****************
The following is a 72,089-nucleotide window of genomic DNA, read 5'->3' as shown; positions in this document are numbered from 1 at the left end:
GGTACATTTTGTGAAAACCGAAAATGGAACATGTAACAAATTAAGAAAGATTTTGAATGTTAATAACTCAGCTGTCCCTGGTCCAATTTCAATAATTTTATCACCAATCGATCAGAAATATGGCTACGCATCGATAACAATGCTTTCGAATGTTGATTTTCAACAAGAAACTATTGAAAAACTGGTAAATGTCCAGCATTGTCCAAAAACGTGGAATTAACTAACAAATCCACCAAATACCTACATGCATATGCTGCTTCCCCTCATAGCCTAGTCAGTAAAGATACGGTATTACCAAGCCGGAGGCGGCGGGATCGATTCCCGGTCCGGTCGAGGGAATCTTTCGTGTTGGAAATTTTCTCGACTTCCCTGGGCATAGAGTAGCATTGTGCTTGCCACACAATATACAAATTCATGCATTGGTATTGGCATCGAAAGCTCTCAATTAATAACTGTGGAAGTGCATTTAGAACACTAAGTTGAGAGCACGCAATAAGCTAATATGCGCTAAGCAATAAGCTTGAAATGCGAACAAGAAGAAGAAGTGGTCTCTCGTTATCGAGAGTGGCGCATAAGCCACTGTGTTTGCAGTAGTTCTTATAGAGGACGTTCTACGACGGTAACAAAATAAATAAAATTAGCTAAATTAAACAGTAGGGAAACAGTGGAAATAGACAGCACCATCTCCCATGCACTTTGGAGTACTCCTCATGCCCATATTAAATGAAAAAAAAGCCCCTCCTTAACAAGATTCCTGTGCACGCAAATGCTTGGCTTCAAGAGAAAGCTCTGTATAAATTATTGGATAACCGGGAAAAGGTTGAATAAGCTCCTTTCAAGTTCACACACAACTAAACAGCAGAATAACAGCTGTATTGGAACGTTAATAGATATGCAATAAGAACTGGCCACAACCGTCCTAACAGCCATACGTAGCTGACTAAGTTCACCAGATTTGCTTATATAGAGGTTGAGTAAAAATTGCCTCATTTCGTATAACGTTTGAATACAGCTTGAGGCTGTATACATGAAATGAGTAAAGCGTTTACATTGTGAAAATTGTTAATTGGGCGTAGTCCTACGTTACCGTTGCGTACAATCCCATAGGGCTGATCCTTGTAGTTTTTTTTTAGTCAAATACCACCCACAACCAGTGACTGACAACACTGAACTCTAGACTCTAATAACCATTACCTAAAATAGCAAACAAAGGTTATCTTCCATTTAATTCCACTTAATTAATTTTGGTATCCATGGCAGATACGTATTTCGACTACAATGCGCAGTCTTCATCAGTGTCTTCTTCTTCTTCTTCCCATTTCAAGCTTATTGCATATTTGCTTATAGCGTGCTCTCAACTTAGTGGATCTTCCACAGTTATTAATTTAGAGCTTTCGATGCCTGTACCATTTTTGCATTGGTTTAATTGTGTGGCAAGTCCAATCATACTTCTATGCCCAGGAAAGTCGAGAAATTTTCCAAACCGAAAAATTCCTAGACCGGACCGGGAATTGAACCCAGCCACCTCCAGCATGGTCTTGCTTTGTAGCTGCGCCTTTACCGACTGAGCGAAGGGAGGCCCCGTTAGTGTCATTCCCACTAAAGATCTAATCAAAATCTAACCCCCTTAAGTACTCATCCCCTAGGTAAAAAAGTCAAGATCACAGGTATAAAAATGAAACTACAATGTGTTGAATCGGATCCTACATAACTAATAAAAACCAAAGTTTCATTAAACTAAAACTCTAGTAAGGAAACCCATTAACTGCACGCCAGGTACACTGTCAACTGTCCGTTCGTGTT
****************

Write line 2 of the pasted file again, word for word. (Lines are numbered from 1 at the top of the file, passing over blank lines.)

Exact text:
GGTACATTTTGTGAAAACCGAAAATGGAACATGTAACAAATTAAGAAAGATTTTGAATGTTAATAACTCAGCTGTCCCTGGTCCAATTTCAATAATTTTATCACCAATCGATCAGAAATATGGCTACGCATCGATAACAATGCTTTCGAATGTTGATTTTCAACAAGAAACTATTGAAAAACTGGTAAATGTCCAGCATTGTCCAAAAACGTGGAATTAACTAACAAATCCACCAAATACCTACATGCATATGCTGCTTCCCCTCATAGCCTAGTCAGTAAAGATACGGTATTACCAAGCCGGAGGCGGCGGGATCGATTCCCGGTCCGGTCGAGGGAATCTTTCGTGTTGGAAATTTTCTCGACTTCCCTGGGCATAGAGTAGCATTGTGCTTGCCACACAATATACAAATTCATGCATTGGTATTGGCATCGAAAGCTCTCAATTAATAACTGTGGAAGTGCATTTAGAACACTAAGTTGAGAGCACGCAATAAGCTAATATGCGCTAAGCAATAAGCTTGAAATGCGAACAAGAAGAAGAAGTGGTCTCTCGTTATCGAGAGTGGCGCATAAGCCACTGTGTTTGCAGTAGTTCTTATAGAGGACGTTCTACGACGGTAACAAAATAAATAAAATTAGCTAAATTAAACAGTAGGGAAACAGTGGAAATAGACAGCACCATCTCCCATGCACTTTGGAGTACTCCTCATGCCCATATTAAATGAAAAAAAAGCCCCTCCTTAACAAGATTCCTGTGCACGCAAATGCTTGGCTTCAAGAGAAAGCTCTGTATAAATTATTGGATAACCGGGAAAAGGTTGAATAAGCTCCTTTCAAGTTCACACACAACTAAACAGCAGAATAACAGCTGTATTGGAACGTTAATAGATATGCAATAAGAACTGGCCACAACCGTCCTAACAGCCATACGTAGCTGACTAAGTTCACCAGATTTGCTTATATAGAGGTTGAGTAAAAATTGCCTCATTTCGTATAACGTTTGAATACAGCTTGAGGCTGTATACATGAAATGAGTAAAGCGTTTACATTGTGAAAATTGTTAATTGGGCGTAGTCCTACGTTACCGTTGCGTACAATCCCATAGGGCTGATCCTTGTAGTTTTTTTTTAGTCAAATACCACCCACAACCAGTGACTGACAACACTGAACTCTAGACTCTAATAACCATTACCTAAAATAGCAAACAAAGGTTATCTTCCATTTAATTCCACTTAATTAATTTTGGTATCCATGGCAGATACGTATTTCGACTACAATGCGCAGTCTTCATCAGTGTCTTCTTCTTCTTCTTCCCATTTCAAGCTTATTGCATATTTGCTTATAGCGTGCTCTCAACTTAGTGGATCTTCCACAGTTATTAATTTAGAGCTTTCGATGCCTGTACCATTTTTGCATTGGTTTAATTGTGTGGCAAGTCCAATCATACTTCTATGCCCAGGAAAGTCGAGAAATTTTCCAAACCGAAAAATTCCTAGACCGGACCGGGAATTGAACCCAGCCACCTCCAGCATGGTCTTGCTTTGTAGCTGCGCCTTTACCGACTGAGCGAAGGGAGGCCCCGTTAGTGTCATTCCCACTAAAGATCTAATCAAAATCTAACCCCCTTAAGTACTCATCCCCTAGGTAAAAAAGTCAAGATCACAGGTATAAAAATGAAACTACAATGTGTTGAATCGGATCCTACATAACTAATAAAAACCAAAGTTTCATTAAACTAAAACTCTAGTAAGGAAACCCATTAACTGCACGCCAGGTACACTGTCAACTGTCCGTTCGTGTT